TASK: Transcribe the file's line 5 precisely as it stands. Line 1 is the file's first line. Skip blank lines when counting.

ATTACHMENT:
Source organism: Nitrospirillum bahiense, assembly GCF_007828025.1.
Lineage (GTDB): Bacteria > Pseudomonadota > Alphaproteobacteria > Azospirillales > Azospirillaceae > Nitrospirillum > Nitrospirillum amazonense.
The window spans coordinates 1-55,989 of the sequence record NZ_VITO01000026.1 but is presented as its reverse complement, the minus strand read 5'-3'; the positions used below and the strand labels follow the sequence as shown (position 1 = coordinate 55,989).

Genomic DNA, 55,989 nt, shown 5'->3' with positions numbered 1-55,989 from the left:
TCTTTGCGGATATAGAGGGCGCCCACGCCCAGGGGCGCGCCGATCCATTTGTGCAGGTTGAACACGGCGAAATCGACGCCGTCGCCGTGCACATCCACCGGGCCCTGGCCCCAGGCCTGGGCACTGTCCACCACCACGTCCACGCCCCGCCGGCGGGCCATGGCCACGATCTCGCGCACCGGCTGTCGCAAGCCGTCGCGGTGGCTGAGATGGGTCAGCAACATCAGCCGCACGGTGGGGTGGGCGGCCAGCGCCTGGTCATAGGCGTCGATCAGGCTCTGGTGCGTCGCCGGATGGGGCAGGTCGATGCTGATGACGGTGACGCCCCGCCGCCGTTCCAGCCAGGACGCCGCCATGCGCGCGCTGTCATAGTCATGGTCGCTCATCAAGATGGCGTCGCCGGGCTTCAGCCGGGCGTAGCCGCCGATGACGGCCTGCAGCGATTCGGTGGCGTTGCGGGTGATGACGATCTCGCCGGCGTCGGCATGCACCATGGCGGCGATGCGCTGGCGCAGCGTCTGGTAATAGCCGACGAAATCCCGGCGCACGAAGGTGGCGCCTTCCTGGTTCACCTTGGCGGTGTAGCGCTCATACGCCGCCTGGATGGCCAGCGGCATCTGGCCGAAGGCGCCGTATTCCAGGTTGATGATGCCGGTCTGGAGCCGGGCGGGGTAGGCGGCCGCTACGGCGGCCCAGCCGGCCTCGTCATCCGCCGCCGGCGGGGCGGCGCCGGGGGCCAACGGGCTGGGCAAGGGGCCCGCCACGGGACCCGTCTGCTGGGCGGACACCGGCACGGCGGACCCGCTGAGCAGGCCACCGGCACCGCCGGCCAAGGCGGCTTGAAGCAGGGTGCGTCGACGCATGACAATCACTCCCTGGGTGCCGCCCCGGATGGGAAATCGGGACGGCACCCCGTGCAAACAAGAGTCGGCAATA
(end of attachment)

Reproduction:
TCTTTGCGGATATAGAGGGCGCCCACGCCCAGGGGCGCGCCGATCCATTTGTGCAGGTTGAACACGGCGAAATCGACGCCGTCGCCGTGCACATCCACCGGGCCCTGGCCCCAGGCCTGGGCACTGTCCACCACCACGTCCACGCCCCGCCGGCGGGCCATGGCCACGATCTCGCGCACCGGCTGTCGCAAGCCGTCGCGGTGGCTGAGATGGGTCAGCAACATCAGCCGCACGGTGGGGTGGGCGGCCAGCGCCTGGTCATAGGCGTCGATCAGGCTCTGGTGCGTCGCCGGATGGGGCAGGTCGATGCTGATGACGGTGACGCCCCGCCGCCGTTCCAGCCAGGACGCCGCCATGCGCGCGCTGTCATAGTCATGGTCGCTCATCAAGATGGCGTCGCCGGGCTTCAGCCGGGCGTAGCCGCCGATGACGGCCTGCAGCGATTCGGTGGCGTTGCGGGTGATGACGATCTCGCCGGCGTCGGCATGCACCATGGCGGCGATGCGCTGGCGCAGCGTCTGGTAATAGCCGACGAAATCCCGGCGCACGAAGGTGGCGCCTTCCTGGTTCACCTTGGCGGTGTAGCGCTCATACGCCGCCTGGATGGCCAGCGGCATCTGGCCGAAGGCGCCGTATTCCAGGTTGATGATGCCGGTCTGGAGCCGGGCGGGGTAGGCGGCCGCTACGGCGGCCCAGCCGGCCTCGTCATCCGCCGCCGGCGGGGCGGCGCCGGGGGCCAACGGGCTGGGCAAGGGGCCCGCCACGGGACCCGTCTGCTGGGCGGACACCGGCACGGCGGACCCGCTGAGCAGGCCACCGGCACCGCCGGCCAAGGCGGCTTGAAGCAGGGTGCGTCGACGCATGACAATCACTCCCTGGGTGCCGCCCCGGATGGGAAATCGGGACGGCACCCCGTGCAAACAAGAGTCGGCAATA